All that leads me to ask: if your RPO is 1 day, and you're getting daily copies over within that period, do you *need* it to be faster?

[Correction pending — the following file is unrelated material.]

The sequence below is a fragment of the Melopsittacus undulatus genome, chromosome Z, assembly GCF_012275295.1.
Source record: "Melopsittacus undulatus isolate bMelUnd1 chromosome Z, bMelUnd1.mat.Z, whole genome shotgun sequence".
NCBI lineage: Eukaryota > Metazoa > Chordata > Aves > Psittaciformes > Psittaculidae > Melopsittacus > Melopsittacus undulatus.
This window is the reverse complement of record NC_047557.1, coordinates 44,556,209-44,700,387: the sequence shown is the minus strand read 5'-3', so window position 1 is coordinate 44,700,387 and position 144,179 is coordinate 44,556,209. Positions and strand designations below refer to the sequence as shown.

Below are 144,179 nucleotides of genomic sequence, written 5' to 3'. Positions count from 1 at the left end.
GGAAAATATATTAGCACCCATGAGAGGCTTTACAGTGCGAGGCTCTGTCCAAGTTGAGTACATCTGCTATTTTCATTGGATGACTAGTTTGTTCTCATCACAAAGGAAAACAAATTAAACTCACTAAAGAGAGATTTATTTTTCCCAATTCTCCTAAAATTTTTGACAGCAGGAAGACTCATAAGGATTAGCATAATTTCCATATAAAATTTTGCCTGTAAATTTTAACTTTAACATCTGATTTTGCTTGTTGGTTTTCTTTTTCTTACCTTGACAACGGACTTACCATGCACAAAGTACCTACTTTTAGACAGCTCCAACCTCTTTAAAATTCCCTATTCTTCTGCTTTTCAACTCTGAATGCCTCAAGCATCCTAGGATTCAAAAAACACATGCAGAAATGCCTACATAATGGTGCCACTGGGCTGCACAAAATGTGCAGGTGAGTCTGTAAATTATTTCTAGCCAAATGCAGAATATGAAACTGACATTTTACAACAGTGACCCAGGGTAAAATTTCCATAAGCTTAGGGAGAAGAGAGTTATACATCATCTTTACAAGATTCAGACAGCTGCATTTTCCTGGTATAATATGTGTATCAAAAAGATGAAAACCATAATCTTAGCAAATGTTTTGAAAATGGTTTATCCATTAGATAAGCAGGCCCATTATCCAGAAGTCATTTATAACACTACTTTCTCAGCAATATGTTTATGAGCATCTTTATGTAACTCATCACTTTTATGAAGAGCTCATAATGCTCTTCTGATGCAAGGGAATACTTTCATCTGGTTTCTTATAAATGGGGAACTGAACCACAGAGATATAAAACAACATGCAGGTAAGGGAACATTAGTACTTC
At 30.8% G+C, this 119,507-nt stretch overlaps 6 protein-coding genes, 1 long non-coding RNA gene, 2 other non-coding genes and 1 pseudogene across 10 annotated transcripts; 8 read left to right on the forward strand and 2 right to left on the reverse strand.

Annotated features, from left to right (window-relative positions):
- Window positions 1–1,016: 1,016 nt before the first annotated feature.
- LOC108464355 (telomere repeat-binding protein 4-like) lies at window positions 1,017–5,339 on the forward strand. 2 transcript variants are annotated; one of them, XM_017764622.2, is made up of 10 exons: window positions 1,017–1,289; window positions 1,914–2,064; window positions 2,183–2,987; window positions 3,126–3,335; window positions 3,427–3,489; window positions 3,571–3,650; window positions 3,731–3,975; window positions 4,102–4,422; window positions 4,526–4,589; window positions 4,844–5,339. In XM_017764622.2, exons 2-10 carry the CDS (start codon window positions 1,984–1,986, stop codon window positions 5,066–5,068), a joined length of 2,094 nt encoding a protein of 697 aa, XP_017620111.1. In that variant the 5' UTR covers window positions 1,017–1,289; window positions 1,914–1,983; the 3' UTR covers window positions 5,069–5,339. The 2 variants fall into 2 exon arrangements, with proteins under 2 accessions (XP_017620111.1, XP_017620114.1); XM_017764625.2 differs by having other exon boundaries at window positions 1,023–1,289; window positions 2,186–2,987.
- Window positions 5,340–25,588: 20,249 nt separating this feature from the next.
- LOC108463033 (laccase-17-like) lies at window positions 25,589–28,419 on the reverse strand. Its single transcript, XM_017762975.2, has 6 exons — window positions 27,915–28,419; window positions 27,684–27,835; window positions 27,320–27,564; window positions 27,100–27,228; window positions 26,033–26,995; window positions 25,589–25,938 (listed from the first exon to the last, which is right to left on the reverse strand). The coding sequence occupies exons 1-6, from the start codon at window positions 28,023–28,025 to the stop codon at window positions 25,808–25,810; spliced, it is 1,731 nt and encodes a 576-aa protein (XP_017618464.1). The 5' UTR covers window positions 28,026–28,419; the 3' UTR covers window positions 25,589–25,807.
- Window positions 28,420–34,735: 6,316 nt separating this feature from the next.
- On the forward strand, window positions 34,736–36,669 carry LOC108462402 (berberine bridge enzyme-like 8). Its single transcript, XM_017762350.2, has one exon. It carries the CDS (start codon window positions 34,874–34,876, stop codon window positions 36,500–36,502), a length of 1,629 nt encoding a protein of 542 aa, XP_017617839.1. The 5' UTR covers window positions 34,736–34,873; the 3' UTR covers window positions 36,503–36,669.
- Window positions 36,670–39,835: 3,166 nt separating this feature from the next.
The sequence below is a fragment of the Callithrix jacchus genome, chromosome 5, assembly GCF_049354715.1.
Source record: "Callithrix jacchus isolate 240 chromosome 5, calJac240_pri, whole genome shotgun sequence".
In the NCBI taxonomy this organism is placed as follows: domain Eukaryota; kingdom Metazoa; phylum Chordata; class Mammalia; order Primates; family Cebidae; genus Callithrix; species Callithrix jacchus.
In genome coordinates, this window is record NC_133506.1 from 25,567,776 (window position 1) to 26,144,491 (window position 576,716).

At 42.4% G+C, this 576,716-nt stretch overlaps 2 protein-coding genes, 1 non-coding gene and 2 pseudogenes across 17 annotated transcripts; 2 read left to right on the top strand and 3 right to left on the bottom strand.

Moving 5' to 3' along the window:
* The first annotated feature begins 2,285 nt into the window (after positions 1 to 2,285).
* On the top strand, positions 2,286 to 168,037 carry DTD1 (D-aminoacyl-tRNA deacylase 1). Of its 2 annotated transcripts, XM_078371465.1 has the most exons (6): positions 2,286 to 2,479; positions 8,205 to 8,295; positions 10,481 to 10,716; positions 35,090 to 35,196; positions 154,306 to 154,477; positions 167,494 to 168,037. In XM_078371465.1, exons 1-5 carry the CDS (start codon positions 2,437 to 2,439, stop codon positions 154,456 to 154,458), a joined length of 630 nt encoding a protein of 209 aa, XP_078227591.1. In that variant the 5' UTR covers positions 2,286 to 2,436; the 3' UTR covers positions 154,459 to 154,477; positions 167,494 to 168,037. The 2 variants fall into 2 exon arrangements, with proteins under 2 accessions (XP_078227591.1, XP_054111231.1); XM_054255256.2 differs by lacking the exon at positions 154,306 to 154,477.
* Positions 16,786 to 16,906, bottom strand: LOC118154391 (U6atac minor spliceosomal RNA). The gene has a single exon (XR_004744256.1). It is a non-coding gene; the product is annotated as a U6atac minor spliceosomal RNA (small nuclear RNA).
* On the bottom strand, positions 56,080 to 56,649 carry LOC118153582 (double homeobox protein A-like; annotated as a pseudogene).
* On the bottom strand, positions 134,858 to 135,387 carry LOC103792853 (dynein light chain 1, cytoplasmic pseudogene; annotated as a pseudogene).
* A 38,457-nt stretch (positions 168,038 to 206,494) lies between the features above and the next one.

Next, it may be pedantic, but "replication" is the copy of a whole VM using VMDK & snapshots to provide storage and recovery points. "Backup copies" are just that: copies of backups, which in turn are VMs stored in the VBK/VIB/VRB file format. You correctly identify the conundrum (send copies of VMs or copies of backups), but given sufficient I/O and a live Veeam server, you can use either to quickly "spin up" a VM in DR: the replica can be instantly powered on without a Veeam server, but a backup copy can be "powered on" with the help of a Veeam server and "Instant Recovery". Ultimately, it depends on whether your DR site will perform double-duty as an offsite backup repository (especially for longer-term archival copies) or purely for DR. In the former case, you'll want to send backup copies to the DR site; in the latter, you'll want to send replicas to DR. In either case, you'll have to balance the storage requirements against compute requirements: if you want to "spin up" your entire environment (which isn't specified) in DR, you'll need a like amount of compute resources; if that's not satisfied with a single host, you'll want a shared storage platform to land replicas on. If you work from backup copies, you can use local storage in the remote repository AND local storage in your compute environment: the remote repository can pull double-duty as a shared resource during "Instant Restore" followed by migration to local storage during the emergency. It's a shoestring budget option, but it will work. Ultimately, you need to determine what sort of outages you'll consider DR-worthy and determine how much capital outlay makes sense for the likelihood of needing to execute on the plan.